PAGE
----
BERLIN -- A diplomatic and military shakeup, most sweeping of the five-year Nazi regime, was believed far from complete today as Adolf Hitler assumed complete command of the German army as "chief of national defense."
Outstanding changes were the appointment of Joachim von Ribben-trop, Hitler's "roving ambassador," as foreign minister, and elevation of Air Minister Wilhelm Goering to field marshal.
The past of war minister, left vacant by Werner von Blomberg's retirement after marrying his 25-year-old secretary, was taken over by Hitler as part of his new duties. General Werner von Fritsch, commander-in-chief of the army, also retired.
Generals to Retire
Seven army and six air force generals will retire Feb. 28. Of the seven army men, five are of aristocratic family and thus regarded as conservatives. In some cases the retirement will be made with promotion in rank. Most of the men retired will have the privilege of continuing to wear army uniforms.
It was admitted semi-officially that the retirements were based on "differences of opinion." There were rumors that some officers had been under arrest for a time several days ago. Nazi quarters said that what had just occurred was "a further national socialization of the country" tantamount to tightening party control.
Economic Action Expected
A semi-official source said the same course would follow in the near future in economic life.
"It will be a strengthening of fundamental National Socialist principles," one informant said. "There is too much clinging to ideas of the past."
Walter Funk, as an old party member and present Minister of Economics, is expected to have a leading role in this new action.
Further light on the Reich's economic, foreign and political development will be shed Feb. 20 when Hitler, is due to address the Reichstag
Strong hints that the process of "amalgamation of the army and Nazi Party" had not been completed were thrown out by Nazi newspapers.
It was indicated that Hitler's Reichstag address might mark the end of a reorganization period.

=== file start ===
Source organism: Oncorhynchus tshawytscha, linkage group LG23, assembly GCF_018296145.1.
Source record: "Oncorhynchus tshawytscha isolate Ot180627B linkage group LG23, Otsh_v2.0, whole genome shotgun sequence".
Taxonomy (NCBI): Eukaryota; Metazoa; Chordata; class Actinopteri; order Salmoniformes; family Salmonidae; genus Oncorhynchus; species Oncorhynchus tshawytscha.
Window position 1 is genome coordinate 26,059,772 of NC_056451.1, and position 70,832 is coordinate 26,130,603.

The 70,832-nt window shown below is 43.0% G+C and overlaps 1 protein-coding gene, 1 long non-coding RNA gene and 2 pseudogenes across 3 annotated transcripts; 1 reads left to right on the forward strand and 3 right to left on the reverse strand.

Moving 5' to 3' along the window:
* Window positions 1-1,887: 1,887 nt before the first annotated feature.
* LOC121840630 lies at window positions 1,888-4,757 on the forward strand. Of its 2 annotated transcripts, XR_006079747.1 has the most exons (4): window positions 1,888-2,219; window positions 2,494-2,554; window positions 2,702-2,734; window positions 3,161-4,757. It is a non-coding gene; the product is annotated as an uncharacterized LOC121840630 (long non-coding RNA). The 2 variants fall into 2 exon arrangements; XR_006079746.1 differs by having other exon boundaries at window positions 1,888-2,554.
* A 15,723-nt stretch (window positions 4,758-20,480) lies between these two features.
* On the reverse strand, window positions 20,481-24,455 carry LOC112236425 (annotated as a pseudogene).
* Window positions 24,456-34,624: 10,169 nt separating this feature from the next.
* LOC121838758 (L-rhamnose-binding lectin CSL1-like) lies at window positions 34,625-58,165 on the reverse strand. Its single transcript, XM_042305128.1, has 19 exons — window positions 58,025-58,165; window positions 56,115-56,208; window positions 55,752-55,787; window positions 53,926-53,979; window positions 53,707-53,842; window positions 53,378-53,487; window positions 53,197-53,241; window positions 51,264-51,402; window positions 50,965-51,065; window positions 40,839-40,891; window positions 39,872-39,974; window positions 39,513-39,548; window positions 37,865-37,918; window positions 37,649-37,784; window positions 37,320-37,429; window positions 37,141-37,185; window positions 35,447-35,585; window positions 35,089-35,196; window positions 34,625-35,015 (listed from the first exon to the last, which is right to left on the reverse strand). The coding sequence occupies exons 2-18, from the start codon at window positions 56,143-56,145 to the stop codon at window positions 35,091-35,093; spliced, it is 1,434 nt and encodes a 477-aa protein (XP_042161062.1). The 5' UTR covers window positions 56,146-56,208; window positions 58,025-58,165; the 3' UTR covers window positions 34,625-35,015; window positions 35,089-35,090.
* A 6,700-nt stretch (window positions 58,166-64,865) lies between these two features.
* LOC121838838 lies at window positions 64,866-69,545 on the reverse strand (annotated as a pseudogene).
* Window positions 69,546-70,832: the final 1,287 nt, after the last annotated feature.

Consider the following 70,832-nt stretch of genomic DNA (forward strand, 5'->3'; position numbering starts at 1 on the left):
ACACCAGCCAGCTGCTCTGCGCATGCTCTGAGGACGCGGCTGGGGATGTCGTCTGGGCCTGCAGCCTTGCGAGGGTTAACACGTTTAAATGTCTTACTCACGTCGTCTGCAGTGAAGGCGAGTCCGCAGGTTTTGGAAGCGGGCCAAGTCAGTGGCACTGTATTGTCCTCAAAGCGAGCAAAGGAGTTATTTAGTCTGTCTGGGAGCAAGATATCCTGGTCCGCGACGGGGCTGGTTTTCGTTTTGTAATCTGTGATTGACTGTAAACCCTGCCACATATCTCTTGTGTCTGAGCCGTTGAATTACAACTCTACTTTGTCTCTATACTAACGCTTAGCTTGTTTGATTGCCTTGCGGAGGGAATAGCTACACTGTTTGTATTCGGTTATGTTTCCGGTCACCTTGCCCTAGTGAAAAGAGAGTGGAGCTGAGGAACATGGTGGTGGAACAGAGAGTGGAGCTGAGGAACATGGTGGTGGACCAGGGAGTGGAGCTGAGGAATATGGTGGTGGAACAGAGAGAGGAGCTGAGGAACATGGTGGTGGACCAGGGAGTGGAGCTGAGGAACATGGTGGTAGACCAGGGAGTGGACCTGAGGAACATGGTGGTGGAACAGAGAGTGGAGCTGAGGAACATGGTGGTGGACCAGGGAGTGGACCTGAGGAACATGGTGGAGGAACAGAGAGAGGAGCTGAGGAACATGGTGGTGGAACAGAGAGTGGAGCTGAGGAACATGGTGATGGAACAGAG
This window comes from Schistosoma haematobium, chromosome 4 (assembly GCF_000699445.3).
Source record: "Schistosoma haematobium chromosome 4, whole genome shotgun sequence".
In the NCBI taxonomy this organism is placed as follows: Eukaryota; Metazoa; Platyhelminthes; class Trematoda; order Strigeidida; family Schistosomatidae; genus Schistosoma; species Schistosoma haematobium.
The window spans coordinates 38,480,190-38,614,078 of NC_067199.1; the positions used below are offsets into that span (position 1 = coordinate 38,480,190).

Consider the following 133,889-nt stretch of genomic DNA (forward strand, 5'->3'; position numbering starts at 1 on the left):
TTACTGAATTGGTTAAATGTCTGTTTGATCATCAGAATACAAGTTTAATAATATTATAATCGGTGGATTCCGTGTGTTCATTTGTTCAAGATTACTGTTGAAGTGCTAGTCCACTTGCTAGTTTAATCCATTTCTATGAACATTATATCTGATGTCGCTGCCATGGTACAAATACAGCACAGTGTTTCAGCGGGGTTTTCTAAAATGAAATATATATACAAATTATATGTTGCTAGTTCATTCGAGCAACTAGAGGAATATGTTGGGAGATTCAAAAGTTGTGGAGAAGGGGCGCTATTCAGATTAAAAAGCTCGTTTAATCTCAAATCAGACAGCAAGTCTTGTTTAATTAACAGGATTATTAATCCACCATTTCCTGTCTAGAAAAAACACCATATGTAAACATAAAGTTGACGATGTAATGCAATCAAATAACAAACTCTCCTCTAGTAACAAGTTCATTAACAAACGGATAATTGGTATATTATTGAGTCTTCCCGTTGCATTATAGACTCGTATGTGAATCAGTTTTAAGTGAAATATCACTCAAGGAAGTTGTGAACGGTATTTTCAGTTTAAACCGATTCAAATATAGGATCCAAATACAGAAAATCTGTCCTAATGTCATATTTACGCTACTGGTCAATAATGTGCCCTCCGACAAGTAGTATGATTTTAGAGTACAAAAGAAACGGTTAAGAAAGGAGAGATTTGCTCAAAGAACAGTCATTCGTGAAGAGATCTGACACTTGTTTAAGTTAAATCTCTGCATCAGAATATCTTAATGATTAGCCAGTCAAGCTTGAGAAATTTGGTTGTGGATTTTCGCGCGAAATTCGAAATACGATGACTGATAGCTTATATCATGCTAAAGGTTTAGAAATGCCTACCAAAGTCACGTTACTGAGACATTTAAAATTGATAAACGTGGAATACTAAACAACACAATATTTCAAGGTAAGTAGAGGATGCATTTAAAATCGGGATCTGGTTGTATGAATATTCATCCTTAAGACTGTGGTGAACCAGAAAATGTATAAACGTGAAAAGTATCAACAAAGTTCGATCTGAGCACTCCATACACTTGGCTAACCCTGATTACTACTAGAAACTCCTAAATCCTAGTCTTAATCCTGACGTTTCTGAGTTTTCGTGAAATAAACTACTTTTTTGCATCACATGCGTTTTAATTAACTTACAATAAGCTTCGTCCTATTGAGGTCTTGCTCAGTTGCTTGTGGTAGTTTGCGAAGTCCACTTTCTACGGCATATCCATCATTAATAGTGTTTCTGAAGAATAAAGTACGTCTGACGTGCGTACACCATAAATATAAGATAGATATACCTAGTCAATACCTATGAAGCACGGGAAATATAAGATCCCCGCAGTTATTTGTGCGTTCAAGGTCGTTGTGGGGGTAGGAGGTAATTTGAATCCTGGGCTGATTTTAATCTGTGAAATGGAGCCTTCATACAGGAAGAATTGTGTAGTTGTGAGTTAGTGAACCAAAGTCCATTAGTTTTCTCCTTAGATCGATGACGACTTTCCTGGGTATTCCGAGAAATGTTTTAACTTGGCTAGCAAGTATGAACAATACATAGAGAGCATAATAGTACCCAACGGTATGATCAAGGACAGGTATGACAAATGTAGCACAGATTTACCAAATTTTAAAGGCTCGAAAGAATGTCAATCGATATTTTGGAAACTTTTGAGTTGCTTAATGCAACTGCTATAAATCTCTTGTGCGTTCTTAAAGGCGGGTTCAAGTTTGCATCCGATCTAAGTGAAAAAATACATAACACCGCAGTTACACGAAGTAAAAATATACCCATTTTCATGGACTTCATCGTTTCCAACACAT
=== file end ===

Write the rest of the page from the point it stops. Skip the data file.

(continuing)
With himself in full control of the entire fighting forces, with the, war minister and the army commander-in-chief eliminated, with a switch in foreign ministers and the recall of three key ambassadors, Hitler had effected what some diplomatic quarters called "a bloodless purge" but Nazis, while admitting that the shakeup cleared an atmosphere of political tension, denied stoutly t.hat there was anything to suggest bloodless version of the drastic purge of June 30, 1934.
Nazis Seen Strengthened
It was generally felt that, at least for the present, Nazi dominance in army and foreign policy had been vastly strengthened, partly by "promoting" certain conservatives, partly by frankly getting rid of other conservatives.
As to the possibility of a tightening up in the economic field, there has been dissatisfaction in some quarters with the development of the four-year plan of economic self-sufficiency, and it was felt that this field might be next. In this connection there was interest in the appointment of Karl von Jazwitz, advocate of foreign trade monopoly, as head of a new department of foreign, trade, exports and foreign exchange.
Normally restrained, newspapers celebrated the shake-up as a new and important stage in the historic process of establishing National Socialist (Nazi) leadership in the state and the army.
Observers expressed belief that Von Ribbentrop's promotion would mean a more active foreign policy. Also the recall of the ambassadors to Italy, Japan and Austria started speculation.
This speculation particularly revolved around Baron Franz von Papen, ambassador to Austria, and the possibility of some change in German relations with Austria.
Well-informed persons believed it likely that Von Papen and Dr Herbert von Dirksen, ambassador to Japan, will be retired on grounds of health. Disposal of Ulrich von Hassell, ambassador to Rome, who is believed to be not too friendly to the Rome-Berlin axis, remained uncertain.
Von Neurath Shifted
Baron Konstantin von Neurath, whom von Ribbentrop succeeds as foreign minister, has been made head of the newly-created privy cabinet council. An official statement said he has asked to be retired but that he could "not be spared."
In retiring Blomberg and Fritsch from the two highest army posts, Hitler wrote them warm letters em phasizing that they had asked retirement because of ill health. He praised both highly for their work in rebuilding and reorganizing the army, and assured them that this work never would be forgotten.
General Wilnelm Keitel was named to "supreme command, of the armed forces" directly under Hitler and his duties will approximate those of war minister.